The plaintiff, Veritaseum believes that other centralized and decentralized crypto exchanges may have also unlawfully used the patent to facilitate crypto payments, trading and staking services.
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Crypto exchange Coinbase has found itself in legal hot water after being accused by blockchain-based software firm Veritaseum Capital of infringing on a patent relating to its blockchain technology — and is now seeking $350 million in damages.
According to a lawsuit filed on Thursday by United States law firm Brundidge & Stanger in the U.S. District Court in Delaware, Veritaseum alleges that Coinbase infringed on its cryptocurrency payment transfer technology patent, known as the “566 Patent.”
Veritaseum said the patent revolves around “novel devices, systems and methods,” which enable parties to “enforce value transfer agreements” with “little or no trust” in each other, alleging Coinbase used this for many of its blockchain infrastructure services:
“Defendant’s infringing activities include but are not limited to its website […] Coinbase Android mobile wallet […] iOS mobile wallet […] its Coinbase Cloud, Coinbase Commerce APIs, Query and Transact, Participate, Delegate and Validator software, Coinbase Pay, Coinbase Wallet and Coinbase Operated Public Validators.”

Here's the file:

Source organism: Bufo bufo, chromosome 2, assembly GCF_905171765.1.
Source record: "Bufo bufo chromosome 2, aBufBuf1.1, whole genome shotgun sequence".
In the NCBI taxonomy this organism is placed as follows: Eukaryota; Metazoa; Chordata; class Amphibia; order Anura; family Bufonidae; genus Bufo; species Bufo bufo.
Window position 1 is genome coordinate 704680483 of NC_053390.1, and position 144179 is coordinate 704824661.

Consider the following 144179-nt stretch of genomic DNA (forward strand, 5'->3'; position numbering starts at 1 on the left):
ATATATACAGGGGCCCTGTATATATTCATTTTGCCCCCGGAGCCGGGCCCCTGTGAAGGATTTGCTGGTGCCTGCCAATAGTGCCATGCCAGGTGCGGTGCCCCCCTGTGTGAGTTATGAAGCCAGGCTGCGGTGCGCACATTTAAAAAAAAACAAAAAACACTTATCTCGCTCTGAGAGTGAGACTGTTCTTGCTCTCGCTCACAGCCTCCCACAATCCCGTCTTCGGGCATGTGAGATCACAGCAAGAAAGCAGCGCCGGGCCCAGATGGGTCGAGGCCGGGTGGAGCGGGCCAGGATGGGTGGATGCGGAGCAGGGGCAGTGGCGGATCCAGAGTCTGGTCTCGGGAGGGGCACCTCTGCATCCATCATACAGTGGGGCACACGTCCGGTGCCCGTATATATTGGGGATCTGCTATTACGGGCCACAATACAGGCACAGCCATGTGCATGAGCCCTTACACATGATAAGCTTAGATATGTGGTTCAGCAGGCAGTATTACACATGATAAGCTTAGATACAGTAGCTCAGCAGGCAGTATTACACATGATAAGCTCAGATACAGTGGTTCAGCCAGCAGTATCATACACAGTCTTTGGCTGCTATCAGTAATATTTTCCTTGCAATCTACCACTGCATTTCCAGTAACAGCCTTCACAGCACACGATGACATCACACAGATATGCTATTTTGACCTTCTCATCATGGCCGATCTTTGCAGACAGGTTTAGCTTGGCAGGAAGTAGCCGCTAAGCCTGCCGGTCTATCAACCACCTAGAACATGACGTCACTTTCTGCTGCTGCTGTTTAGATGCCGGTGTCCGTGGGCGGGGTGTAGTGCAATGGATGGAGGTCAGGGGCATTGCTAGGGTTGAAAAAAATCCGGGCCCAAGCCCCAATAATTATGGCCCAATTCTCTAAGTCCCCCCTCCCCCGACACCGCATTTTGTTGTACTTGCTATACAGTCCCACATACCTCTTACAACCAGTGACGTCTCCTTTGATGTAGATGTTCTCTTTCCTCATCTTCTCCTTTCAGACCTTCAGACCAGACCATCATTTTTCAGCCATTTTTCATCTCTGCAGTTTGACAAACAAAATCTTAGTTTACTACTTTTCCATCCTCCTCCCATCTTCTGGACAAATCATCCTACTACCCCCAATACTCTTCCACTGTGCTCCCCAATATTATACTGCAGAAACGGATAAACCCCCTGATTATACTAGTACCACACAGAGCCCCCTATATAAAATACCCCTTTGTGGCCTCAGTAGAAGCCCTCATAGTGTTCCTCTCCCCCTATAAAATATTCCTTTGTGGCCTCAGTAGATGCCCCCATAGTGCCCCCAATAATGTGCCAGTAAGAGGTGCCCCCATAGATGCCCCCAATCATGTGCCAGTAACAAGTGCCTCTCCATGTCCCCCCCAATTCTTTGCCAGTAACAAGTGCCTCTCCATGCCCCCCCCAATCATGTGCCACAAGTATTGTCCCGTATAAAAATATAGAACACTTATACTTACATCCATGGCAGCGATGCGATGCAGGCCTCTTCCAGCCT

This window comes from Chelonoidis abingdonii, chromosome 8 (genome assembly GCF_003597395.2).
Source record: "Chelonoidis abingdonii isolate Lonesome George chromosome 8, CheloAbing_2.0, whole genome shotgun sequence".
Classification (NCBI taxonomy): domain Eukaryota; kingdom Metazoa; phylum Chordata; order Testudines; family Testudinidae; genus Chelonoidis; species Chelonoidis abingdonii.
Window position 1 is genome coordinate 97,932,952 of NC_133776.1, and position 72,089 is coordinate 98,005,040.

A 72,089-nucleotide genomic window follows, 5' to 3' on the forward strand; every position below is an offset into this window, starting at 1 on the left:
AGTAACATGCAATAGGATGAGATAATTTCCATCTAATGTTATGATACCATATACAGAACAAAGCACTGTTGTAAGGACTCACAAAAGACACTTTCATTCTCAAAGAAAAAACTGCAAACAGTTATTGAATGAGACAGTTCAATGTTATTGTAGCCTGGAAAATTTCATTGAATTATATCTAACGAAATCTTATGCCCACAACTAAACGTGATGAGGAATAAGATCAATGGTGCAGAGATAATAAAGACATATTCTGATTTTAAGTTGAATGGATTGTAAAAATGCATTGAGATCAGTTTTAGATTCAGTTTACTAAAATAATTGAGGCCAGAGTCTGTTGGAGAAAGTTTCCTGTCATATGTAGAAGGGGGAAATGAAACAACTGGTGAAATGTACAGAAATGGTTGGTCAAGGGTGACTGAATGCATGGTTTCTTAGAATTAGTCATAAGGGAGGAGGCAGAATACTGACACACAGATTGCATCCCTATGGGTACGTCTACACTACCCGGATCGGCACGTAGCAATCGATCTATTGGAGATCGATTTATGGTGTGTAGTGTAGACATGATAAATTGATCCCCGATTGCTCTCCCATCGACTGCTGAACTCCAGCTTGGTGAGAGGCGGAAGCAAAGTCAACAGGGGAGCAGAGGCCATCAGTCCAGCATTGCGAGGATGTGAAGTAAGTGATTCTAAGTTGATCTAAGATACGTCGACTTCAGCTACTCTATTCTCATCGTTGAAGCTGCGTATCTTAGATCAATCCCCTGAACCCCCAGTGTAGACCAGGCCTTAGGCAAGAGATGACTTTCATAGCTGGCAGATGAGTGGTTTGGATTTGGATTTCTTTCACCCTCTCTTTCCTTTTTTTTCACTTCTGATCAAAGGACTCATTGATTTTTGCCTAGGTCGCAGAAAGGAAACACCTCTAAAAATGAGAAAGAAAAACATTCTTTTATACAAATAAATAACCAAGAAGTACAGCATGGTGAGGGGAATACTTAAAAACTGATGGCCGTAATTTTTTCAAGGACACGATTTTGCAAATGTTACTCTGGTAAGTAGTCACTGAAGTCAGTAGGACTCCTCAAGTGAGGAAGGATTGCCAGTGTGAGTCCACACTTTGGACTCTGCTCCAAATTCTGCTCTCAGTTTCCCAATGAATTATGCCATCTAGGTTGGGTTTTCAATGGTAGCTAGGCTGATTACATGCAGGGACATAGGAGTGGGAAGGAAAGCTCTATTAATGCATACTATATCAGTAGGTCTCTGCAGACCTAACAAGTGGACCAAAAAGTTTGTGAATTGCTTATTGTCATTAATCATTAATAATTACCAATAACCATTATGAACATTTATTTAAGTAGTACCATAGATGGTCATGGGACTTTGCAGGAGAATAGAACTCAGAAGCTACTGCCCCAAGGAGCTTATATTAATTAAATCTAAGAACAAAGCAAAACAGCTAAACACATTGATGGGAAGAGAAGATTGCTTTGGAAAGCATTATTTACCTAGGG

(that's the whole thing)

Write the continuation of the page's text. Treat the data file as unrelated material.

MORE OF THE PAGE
The law firm also explained that the patent is applicable with proof-of-stake (PoS) and proof-of-work (PoW) blockchains, which could enable the transfer of cryptocurrency payments, trading and staking services on chains supported by those consensus mechanisms.
Furthering my many warnings of the risks of poor due diligence, our suit includes infringement of patent claims that cover PoS & PoW Ethereum, transfer of NFTs & Bitcoin. This was public info since 2015, I’ve been tweeting publicly for almost a year. It should surprise no one! https://t.co/MjuJSvYBrc
— Reggie Middleton DeFi Patent US11196566, JP6813477 (@ReggieMiddleton) September 22, 2022
Veritaseum justified the $350 million figure by arguing that Coinbase had “gained substantial profits by virtue of its infringement” and that Veritaseum Capital “sustained damages as a direct and proximate result.”
The attorneys also noted that Veritaseum had previously sent a letter to Coinbase in July warning it of its alleged infringement, adding:
“Defendant had prior knowledge, should have known, or at least been willfully blind of the ‘566 Patent. Defendant has been on notice of the ‘566 Patent at least as early as July 3, 2022, if not earlier from other sources or parties.”
In July, Vertiaseum’s “Coinbase: Forensic Analysis & Deep Dive” report suggested that there may be other “centralized and decentralized digital asset exchanges” that employ “unlicensed patented IP” from Veritaseum in addition to Coinbase.
According to the court document, Patent 566 was awarded to Vertiaseum founder Reginald ‘Reggie’ Middleton and co-inventor Mathew Bogosian by the U.S. Patent and Trademark Office on Dec. 7, 2021. However, Vertiaseum did not mention how long Coinbase had been allegedly using Patent 566 for.
Veritaseum Capital also requested a trial by jury in the Delaware-based court as its preferred means to resolve the dispute.
Cointelegraph reached out to Coinbase for comment but did not get an immediate response by the time of publication.